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Landlord and Tenant: Insurance - landlord fails to recover premiums after failing to insure joint names with tenant

24 September 2012
Green v 180 Archway Road Management Co Ltd [2012] UKUT 245

In July 2012, the Upper Tribunal decided that a landlord could not recover insurance premiums from its tenant for four out of five years because it had failed to insure the building in accordance with the lease covenants.

The lease required the landlord to insure the building in the joint names of the landlord and the tenant, and the tenant to reimburse the landlord for insurance premiums. In the first year, the tenant's interest was specifically noted on the certificate of insurance and the Upper Tribunal concluded that this was sufficient compliance with the landlord's insurance obligation.

However, for the next four years, the landlord's insurance policy included a "general interest" clause without noting the tenant's interest as the insurers ceased listing individual tenants on the annual certificate. The Leasehold Valuation Tribunal held that the landlord was entitled to a reimbursement from the tenant as the building was adequately insured but, on appeal, the Upper Tribunal disagreed.  Notwithstanding that the tenant's interest was properly insured, the landlord was not entitled to recover the premiums because it had failed to insure the building in the joint names of the landlord and tenant.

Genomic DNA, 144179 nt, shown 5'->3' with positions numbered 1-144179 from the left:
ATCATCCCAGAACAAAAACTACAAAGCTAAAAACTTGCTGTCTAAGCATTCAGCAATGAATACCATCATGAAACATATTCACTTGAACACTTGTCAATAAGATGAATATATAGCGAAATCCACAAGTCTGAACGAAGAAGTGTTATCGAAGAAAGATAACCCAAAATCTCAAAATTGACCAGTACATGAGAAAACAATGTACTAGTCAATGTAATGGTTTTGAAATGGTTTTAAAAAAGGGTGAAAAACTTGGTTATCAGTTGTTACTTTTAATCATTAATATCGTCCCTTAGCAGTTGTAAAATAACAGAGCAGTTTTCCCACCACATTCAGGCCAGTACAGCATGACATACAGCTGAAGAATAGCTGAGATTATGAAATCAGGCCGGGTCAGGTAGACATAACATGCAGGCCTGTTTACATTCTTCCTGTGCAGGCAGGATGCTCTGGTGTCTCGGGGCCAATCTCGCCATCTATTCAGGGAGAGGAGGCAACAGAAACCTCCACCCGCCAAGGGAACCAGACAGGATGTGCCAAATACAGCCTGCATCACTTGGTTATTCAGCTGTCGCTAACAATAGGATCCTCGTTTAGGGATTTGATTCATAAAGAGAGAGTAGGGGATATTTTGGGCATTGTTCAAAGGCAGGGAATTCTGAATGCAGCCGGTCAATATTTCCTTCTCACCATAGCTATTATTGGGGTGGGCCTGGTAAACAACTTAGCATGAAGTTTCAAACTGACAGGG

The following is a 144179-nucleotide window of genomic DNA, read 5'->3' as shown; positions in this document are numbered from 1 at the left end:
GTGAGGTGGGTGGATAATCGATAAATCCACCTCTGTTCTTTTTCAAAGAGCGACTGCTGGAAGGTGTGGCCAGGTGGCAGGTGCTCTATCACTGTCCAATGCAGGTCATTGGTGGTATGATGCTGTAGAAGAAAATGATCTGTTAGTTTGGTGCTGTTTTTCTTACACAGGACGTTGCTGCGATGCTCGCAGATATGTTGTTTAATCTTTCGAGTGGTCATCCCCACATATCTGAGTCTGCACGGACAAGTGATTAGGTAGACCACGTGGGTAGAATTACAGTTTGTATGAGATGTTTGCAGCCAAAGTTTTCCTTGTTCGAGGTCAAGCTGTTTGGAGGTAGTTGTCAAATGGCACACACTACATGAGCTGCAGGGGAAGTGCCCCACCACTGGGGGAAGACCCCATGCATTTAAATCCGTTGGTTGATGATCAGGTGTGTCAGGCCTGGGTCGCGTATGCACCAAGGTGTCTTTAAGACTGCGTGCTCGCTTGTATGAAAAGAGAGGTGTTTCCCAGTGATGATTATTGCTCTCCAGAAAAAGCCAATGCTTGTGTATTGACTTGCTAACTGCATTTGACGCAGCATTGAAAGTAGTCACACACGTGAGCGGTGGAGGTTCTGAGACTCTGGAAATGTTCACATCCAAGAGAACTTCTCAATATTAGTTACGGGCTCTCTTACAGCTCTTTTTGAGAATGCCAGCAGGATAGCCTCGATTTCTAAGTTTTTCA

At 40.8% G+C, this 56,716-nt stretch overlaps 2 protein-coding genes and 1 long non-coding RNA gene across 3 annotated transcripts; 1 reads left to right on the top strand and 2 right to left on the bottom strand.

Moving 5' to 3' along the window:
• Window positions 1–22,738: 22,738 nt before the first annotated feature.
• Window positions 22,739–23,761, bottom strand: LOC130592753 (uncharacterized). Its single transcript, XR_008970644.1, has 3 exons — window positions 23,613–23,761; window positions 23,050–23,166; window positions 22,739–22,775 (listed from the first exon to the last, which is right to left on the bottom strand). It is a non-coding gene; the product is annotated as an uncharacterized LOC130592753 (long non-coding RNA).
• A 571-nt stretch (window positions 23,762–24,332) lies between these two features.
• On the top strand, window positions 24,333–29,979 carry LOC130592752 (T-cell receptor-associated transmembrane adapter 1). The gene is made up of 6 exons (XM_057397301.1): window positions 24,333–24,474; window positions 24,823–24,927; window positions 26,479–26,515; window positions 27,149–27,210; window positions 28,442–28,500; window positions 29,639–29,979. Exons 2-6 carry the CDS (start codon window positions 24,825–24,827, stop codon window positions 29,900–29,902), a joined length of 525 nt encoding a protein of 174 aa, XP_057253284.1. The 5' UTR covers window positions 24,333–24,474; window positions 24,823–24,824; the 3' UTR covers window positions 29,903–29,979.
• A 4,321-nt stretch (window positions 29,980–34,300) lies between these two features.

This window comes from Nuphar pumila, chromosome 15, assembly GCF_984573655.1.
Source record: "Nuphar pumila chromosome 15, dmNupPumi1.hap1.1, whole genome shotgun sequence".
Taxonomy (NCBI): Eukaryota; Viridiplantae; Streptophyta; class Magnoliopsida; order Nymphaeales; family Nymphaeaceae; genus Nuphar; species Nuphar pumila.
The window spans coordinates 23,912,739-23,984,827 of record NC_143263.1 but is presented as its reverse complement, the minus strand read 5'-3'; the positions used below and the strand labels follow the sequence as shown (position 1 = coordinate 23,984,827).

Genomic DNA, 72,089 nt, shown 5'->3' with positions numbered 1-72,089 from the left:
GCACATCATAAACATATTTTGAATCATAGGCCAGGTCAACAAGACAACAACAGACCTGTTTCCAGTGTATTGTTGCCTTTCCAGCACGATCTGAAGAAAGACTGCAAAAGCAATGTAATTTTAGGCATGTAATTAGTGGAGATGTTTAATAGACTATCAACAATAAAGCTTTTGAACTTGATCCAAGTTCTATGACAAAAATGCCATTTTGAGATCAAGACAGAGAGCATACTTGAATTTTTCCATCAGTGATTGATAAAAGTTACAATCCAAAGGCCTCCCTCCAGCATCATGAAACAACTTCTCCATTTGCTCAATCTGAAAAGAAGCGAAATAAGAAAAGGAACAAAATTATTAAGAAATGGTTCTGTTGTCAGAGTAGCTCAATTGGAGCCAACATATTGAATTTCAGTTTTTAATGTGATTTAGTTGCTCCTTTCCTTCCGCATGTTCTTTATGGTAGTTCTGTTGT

No specialist insurance evidence was produced in this case to demonstrate that the tenant's  interest was protected under the "general interest" clause and the parties were unrepresented which resulted in a decision which followed the strict letter of the lease rather than the commercial reality. Despite this, the case is a stark reminder to landlords that they must check their obligations carefully when insuring a building and be aware that unless they strictly comply with their covenants they could risk losing the right to recover insurance premiums from tenants. Whilst this decision concerned residential property, the determining factor was the wording of the lease.  There seems no reason in principle why it would not apply to commercial leases containing a similar obligation for the landlord to insure in joint names.

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